In step number 1 of the procedure, a preliminary exploration of the variables is performed, to guarantee that the assumptions made for the calculation of each correlation coefficient are valid. In this step, the linearity, normality and homoscedasticity of the variables will be evaluated to validate the application of each coefficient. With that investigation, it is possible to understand which correlation coefficients can be calculated in step 2 for each relationship between variables. The coefficients will be calculated for each variable combination, yielding a different strength of correlation for each. To evaluate the relevance of the correlations between each variable combination, in step 3, the results will be visually inspected, as exemplified on the center and right sides of Figure 8. Through the heat map shown in the center, it is possible to compare the strength of correlations between each combination, thus allowing us to quickly assess which combinations are strongly (darkest color) or weakly (white) correlated. In this evaluation, the combinations between the total generated energy E_{w}—as well as the energy shares E_{fr}, E_{pl}, and E_{sh}—and the characteristic values extracted from the power signals, will be observed. Subsequently, through the selection of the most strongly correlated variable combinations, a visualization of the scatter plots of each combination allows for the identification of which kind of relationship (positive or negative, strong or weak, linear or nonlinear) is found between them, if any. Thereby, the application of this method is expected to reveal underlying patterns between power signals and process energy in generating gear grinding, and with that, bring a foundation for identifying the energy generation through real-time measurements of spindle power signals.
The energy generation in generating gear grinding is a critical mechanism in terms of the surface integrity of the parts. The assessment of generated energy in the process remains challenging due to the intricate characteristics of the process kinematics and grain engagement. To provide an improved understanding of the energy generated during generating gear grinding, Löhrer developed a model that allows for the calculation of process energy E_{w} with consideration of the microinteraction characteristics of the grain engagement. The model can describe the energy generation along the entire grinding process (Ref. 12); however, it doesn’t provide the means for direct on-time assessment of the conditions within the contact zone. This research takes advantage of the power signal measurements obtained from a grinding machine during the process, to derive an approach for understanding the energy generation in the process utilizing a real-time assessment based on power signals.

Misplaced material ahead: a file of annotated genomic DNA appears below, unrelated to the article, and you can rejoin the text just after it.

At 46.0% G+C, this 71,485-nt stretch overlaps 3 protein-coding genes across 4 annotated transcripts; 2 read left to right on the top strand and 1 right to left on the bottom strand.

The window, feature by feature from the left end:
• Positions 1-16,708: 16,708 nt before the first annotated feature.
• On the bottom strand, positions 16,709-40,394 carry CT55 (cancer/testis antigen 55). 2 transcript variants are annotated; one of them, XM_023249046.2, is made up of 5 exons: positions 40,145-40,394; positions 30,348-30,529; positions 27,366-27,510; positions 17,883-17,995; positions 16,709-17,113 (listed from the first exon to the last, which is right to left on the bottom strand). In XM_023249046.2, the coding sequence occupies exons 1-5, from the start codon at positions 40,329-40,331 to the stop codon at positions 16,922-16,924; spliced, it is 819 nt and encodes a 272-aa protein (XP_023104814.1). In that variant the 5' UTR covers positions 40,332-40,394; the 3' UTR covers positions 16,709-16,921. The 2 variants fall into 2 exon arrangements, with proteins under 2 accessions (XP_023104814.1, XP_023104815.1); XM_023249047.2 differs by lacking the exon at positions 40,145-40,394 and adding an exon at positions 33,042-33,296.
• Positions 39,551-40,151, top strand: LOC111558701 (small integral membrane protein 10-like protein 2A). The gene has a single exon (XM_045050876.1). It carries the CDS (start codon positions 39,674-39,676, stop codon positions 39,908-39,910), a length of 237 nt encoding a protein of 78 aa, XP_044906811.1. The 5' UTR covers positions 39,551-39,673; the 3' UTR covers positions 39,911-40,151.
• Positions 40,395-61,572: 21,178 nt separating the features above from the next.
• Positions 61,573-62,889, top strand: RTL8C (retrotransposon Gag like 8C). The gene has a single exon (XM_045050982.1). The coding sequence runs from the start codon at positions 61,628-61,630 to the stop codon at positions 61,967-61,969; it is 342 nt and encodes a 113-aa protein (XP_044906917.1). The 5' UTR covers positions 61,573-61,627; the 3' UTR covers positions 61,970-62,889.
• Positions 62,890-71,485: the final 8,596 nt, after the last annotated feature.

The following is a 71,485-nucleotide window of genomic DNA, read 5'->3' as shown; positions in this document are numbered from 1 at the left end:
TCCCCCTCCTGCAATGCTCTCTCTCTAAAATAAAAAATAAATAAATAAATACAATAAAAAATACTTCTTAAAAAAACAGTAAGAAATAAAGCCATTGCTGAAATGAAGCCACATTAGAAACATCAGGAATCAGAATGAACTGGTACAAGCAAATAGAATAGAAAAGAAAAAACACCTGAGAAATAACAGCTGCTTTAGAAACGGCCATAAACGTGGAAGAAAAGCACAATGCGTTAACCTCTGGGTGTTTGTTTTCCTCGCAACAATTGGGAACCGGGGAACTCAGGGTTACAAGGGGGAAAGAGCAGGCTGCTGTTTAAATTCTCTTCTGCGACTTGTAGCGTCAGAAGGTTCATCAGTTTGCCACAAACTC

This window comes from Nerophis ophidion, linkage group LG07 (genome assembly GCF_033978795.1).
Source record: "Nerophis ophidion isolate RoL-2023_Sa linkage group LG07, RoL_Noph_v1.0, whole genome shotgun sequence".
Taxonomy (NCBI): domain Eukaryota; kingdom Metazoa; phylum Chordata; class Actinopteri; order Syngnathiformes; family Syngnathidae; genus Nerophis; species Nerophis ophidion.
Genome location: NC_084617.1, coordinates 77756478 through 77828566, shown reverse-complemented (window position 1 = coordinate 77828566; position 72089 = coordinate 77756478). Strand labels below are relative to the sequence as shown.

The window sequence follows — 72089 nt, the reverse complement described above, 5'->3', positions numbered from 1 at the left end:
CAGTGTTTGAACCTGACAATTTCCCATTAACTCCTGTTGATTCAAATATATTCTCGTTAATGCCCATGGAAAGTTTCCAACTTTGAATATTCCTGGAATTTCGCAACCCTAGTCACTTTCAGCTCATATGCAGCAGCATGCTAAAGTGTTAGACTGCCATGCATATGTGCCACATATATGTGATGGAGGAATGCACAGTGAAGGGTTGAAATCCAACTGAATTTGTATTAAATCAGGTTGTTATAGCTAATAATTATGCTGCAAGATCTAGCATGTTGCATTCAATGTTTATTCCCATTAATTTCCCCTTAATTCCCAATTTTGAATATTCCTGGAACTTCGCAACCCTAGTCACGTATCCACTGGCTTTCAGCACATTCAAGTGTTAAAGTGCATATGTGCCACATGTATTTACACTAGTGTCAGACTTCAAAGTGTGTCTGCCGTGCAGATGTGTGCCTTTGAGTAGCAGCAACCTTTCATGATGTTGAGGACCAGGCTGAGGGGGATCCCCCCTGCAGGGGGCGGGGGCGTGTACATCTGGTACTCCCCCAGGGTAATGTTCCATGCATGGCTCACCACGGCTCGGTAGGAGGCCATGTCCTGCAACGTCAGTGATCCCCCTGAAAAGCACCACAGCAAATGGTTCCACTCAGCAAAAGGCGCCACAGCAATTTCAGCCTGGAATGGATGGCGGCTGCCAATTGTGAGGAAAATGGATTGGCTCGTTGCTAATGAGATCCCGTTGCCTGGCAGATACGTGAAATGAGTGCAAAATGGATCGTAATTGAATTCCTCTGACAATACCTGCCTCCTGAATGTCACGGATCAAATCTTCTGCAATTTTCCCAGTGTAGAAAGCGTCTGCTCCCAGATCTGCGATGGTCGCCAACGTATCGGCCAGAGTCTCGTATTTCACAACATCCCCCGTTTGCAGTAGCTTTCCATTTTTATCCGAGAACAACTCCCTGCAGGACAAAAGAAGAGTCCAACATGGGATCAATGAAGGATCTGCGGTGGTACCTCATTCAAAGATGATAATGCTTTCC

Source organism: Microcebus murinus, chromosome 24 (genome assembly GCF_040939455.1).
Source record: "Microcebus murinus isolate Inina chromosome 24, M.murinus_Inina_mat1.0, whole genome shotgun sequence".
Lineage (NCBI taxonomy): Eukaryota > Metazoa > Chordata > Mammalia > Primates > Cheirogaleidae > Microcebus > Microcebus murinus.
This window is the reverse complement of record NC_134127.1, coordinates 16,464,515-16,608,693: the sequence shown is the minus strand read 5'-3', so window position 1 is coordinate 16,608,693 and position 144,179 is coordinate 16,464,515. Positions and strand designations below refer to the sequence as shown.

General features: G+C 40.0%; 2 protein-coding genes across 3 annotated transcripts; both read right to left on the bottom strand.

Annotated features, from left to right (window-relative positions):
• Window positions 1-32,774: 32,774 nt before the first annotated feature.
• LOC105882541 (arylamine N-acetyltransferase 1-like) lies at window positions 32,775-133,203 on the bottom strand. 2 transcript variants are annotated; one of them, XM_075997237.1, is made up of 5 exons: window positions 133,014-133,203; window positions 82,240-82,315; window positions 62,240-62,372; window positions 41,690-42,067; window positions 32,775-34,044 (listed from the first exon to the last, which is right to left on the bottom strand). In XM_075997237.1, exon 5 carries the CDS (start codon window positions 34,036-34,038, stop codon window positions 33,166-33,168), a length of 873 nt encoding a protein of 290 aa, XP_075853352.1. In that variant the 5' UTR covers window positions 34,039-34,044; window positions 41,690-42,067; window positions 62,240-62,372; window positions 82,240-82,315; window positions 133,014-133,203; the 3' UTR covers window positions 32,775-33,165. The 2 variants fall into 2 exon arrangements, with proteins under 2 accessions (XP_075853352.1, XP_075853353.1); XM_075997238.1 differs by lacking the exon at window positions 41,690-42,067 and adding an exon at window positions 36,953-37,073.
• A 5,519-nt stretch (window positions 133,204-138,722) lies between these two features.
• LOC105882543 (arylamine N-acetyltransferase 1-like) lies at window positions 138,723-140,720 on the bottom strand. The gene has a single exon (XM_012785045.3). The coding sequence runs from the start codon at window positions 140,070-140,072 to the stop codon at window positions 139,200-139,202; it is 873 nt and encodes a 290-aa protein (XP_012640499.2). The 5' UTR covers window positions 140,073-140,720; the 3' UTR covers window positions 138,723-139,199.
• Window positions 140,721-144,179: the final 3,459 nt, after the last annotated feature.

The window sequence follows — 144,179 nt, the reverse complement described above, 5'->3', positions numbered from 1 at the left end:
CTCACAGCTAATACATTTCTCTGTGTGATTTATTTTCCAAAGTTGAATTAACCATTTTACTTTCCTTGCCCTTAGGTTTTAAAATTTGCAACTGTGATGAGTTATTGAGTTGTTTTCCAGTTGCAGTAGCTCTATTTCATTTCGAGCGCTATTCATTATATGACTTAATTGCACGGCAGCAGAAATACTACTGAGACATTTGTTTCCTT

The objective of this work was to develop an approach to investigate the interactions between process signals and calculated process energy in generating gear grinding. To achieve this objective, the approach was based initially on the execution of experimental trials of generating gear grinding, to acquire the signals of machine spindle power during the process. The acquired signals were then analyzed considering the process strategy, and the relevant characteristic values were extracted from it, to allow a direct comparison with the calculated energy. Furthermore, the energy model developed by Löhrer was described through the simulation in the software GearGRIND. Thus, the process energy E_{w} as well as the energy shares of friction energy E_{fr}, plowing energy E_{pl} and shearing energy E_{sh} were considered in the approach. With the analysis of power signals and description of the process energy, it was then possible to develop an approach for the investigation of correlations between the two by applying statistical correlation coefficients.
The next step of the research is the application of the energy model developed by Löhrer to the process conditions in which the signals were extracted. Then, through the developed correlation approach, it will be possible to understand the effects of the calculated energy on the real-time power signals, and subsequently establish a connection between them. That understanding will allow the development of real-time process monitoring techniques, to assess the energy generation in generating gear grinding. With that, it will be possible to predict the occurrence of thermal damage without the need for iterative steps during the process parametrization.
The authors gratefully acknowledge financial support by the German Research Foundation (DFG) for the achievement of the project results within the project: DFG EXC2023/1—B1.II.
This paper was first presented at the 65th Conference “Gear and Transmission Research” of the WZL on May 22–23, 2024. |